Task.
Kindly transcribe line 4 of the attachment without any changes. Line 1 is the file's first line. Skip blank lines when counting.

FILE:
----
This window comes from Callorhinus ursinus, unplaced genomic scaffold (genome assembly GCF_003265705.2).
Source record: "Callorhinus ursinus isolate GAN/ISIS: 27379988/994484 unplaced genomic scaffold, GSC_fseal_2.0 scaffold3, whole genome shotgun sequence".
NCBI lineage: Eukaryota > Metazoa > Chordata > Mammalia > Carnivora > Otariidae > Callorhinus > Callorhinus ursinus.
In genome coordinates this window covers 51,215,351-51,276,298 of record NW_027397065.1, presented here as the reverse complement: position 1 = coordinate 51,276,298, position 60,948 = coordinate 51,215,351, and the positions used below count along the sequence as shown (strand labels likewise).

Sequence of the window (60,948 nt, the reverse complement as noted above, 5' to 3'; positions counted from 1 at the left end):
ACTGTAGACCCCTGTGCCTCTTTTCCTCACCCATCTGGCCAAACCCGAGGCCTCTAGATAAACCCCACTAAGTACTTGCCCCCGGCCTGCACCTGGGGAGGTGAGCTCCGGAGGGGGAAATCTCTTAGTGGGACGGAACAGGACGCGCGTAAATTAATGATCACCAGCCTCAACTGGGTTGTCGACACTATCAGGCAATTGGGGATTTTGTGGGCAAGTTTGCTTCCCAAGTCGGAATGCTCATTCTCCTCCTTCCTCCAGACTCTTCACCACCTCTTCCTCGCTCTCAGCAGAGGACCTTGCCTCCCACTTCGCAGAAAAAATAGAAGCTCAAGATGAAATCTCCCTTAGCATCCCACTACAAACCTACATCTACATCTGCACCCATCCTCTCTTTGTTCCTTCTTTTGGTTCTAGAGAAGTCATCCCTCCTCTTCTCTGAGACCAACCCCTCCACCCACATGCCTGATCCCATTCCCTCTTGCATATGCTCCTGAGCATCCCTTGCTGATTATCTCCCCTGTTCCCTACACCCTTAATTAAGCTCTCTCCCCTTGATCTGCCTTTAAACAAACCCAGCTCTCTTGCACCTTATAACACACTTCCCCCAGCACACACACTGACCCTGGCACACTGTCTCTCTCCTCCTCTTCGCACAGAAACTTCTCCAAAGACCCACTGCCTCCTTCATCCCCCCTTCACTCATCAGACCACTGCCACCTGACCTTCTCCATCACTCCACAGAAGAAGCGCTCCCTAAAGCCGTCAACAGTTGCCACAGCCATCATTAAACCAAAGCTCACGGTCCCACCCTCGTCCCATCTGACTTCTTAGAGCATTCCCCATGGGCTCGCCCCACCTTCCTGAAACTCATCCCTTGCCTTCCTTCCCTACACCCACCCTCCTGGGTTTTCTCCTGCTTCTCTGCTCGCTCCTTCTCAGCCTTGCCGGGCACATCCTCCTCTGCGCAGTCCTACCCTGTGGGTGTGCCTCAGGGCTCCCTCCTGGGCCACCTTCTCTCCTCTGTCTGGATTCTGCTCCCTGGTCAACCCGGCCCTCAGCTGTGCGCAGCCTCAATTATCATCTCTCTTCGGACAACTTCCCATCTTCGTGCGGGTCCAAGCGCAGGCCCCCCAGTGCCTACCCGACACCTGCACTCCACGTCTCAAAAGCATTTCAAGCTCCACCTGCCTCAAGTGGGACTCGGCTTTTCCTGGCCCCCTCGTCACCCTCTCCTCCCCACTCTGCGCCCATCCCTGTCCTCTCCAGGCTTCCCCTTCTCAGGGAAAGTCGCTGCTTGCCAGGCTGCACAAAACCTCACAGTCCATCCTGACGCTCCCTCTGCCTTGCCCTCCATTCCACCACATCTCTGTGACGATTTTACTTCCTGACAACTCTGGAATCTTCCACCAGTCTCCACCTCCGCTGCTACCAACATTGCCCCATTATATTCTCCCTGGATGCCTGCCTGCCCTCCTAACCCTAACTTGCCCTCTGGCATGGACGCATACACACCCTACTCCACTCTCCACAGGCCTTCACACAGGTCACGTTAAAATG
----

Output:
In genome coordinates this window covers 51,215,351-51,276,298 of record NW_027397065.1, presented here as the reverse complement: position 1 = coordinate 51,276,298, position 60,948 = coordinate 51,215,351, and the positions used below count along the sequence as shown (strand labels likewise).